“Oh, we’re all bored to death talking about Margaret Thatcher.”
So said Neil Tennant, in a SVT 1 interview with one of Sweden’s top broadcast journalists, Stina Lundberg Dabrowski.
It was the closing moments of 1990. The year had seen the toppling of Britain’s longest serving and most dominant Prime Minister of the 20th century, and, with delicious synchronicity, the song that was in the charts the week she cried off out of Downing Street was Being Boring, the second single from the fourth Pet Shop Boys album Behaviour.
For reasons best known to herself, when Stina interviewed the seminal pop duo on her Dabrowski programme in the days following the demise of Thatch’s fascist groove thang, she requested that Neil Tennant and Chris Lowe answer questions while she does the laundry. Though with their trademark negative energy coupled with that infamous “we wouldn’t normally do this kind of thing” reticence, Ver Boys refused to go to her home.
I’m assuming, she had a real life washer and drier set up, but PSB, wearing variations of the clothes they’d sport on the cover of what was intended to be the next PSB 45, Jealousy, insisted the exchange was conducted in a more professional location at the Sveriges Television (SVT) studios in Stockholm, where a beautiful mini launderette was created. Naturally, Chris wasn’t keen.
“It was terrible. I was very unhappy about it. I was in a sulk during it… It was degrading.”
You can read the full throwback to Neil and Chris’s recall of the conversation below, but for now, a handy, topical transcript of the Thatcher section, which has been slightly edited for purposes of clarity.
Stina (struggling with the mangle): I’m doing it all by myself, you know. You’re supposed to help me! At least give me your foot.
Chris (grumpily): Go on Neil, you do it.
Neil: We’re all bored with talking about Margaret Thatcher. Bored to death… We’ve had 11 years of her. But actually, it’s funny — I don’t know if people know it or not — Mrs Thatcher’s always been really disliked in Britain, but now that she’s gone, the day she left she was probably more popular than she’s ever been before, because people felt a kind of sympathy for her.
Stina: Didn’t you?
Neil: Kind of a personal sympathy. I think Mrs Thatcher is the most overrated politician there’s ever been in Britain. I don’t really think she achieved very much. I think it’s all kind of image, really.
Stina: But didn’t it feel like a kind of mother had deserted the house when she left? Feet.
Neil: No, it didn’t feel like that. It felt kind of incredible. It felt amazing. I think it felt sort of liberating in a way.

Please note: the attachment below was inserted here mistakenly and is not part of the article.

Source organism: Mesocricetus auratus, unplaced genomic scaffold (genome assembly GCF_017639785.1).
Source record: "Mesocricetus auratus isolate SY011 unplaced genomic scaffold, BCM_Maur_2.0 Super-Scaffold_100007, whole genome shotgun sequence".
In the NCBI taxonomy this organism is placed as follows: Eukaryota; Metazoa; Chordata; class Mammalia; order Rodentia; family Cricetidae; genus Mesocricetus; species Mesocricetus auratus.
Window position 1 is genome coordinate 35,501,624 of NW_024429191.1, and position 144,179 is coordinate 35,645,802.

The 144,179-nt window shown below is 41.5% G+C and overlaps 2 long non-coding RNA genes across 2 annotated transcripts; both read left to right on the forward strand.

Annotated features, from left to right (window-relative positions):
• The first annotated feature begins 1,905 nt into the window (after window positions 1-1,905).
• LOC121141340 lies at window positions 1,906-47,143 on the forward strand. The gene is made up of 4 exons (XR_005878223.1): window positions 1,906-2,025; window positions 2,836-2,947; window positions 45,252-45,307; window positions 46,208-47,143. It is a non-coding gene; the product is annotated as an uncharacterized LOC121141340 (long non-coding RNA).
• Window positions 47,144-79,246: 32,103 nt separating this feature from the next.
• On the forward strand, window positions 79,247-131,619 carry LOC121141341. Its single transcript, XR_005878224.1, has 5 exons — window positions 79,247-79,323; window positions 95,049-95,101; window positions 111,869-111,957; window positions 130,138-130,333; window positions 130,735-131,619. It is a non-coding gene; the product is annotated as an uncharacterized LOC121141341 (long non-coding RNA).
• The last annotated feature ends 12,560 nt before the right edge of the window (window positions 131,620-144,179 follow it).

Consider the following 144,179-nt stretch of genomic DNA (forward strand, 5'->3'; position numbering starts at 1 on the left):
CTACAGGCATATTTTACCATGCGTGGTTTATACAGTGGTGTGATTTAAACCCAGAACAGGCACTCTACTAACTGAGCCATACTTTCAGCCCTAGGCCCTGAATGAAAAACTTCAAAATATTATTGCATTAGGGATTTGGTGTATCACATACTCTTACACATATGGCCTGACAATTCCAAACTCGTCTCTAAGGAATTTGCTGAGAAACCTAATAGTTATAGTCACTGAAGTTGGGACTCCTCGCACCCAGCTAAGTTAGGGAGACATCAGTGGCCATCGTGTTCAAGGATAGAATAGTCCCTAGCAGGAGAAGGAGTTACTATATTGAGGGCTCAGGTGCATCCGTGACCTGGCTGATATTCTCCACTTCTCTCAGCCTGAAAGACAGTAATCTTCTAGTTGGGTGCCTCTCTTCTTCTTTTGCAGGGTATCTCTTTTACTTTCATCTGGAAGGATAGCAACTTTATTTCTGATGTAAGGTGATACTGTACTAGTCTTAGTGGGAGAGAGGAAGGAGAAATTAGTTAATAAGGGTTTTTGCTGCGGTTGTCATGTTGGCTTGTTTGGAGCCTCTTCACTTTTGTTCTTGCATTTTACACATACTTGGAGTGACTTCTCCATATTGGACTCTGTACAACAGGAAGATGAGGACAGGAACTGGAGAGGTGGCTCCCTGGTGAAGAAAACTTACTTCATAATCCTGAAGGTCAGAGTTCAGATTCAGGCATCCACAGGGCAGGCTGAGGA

Stina (to Chris): You agree?
Chris: Er, yeah, I think it was sad, the way she went. Because there’s a picture her in the papers — (camply) you see, I don’t like doing the housework, I just don’t do it! — and she was crying in the back of the car away from everything, and your heart kind of went out for her a bit. I think it’s quite sad.
Stina: But you don’t want her back, do you?
Chris: Well, I don’t like John Major either. He’s just far worse than Maggie.
Stina: So who would you prefer? Are you kind of radical people?
Chris: I don’t think there’s anyone in British politics that’s any good, really.
Neil: The problem is is that the Labour leader in Britain isn’t very good either. I mean, I would vote for Labour but the leader, Neil Kinnock, I think they should get rid of him as well, because I don’t think he’ll win an election.
Stina: You don’t seem to be content with anything. The pop stars are pretty boring, the politicians are pretty boring. What do you like?
Neil: We like, erm… going out. Our friends.
Chris: The few that we have.
At least she didn’t ask them to jump. No, actually she did and they did, however halfheartedly. Dabrowski’s famous gimmick in her television series involves asking the guest to jump in the air, as the camera freezes for a final shot as the credits roll.
The full Tennant/Lowe meet is just not available online, but from the following episode go to 2:10 for the chat and 7:00 for So Hard in the studio.
However, the famously feisty exchange with Thatcher five years later certainly is available in all its uncompromising glory. That’ll be the one where the Lady wasn’t for jumping.
“Margaret Thatcher is the toughest person I’ve ever met,” Stina told the local.se. “I didn’t care much for her politics but she was very smart and had a great sense of humour. It was a fun idea but horrible to have to ask the question.”
Then aged 70, Thatcher’s response to the request was utterly priceless, point blank refusing to do something so “silly” “puerile” and “absurd.”
“My dear, I wasn’t used to talking, I was used to doing. I made great leaps forward, not little jumps in studios.”
Ooh, check the ego on that!
She had a point though. Grr.
Pet Shop Boys’ Smash: The Singles 1985-2020 includes So Hard, Being Boring and Jealousy and is available in a multitude of audio/visual formats in June.
She was never being boring: The wit and wisdom of Margaret Thatcher is here
I’ll give you ten good reasons to say Behaviour is Pet Shop Boys’ greatest album is here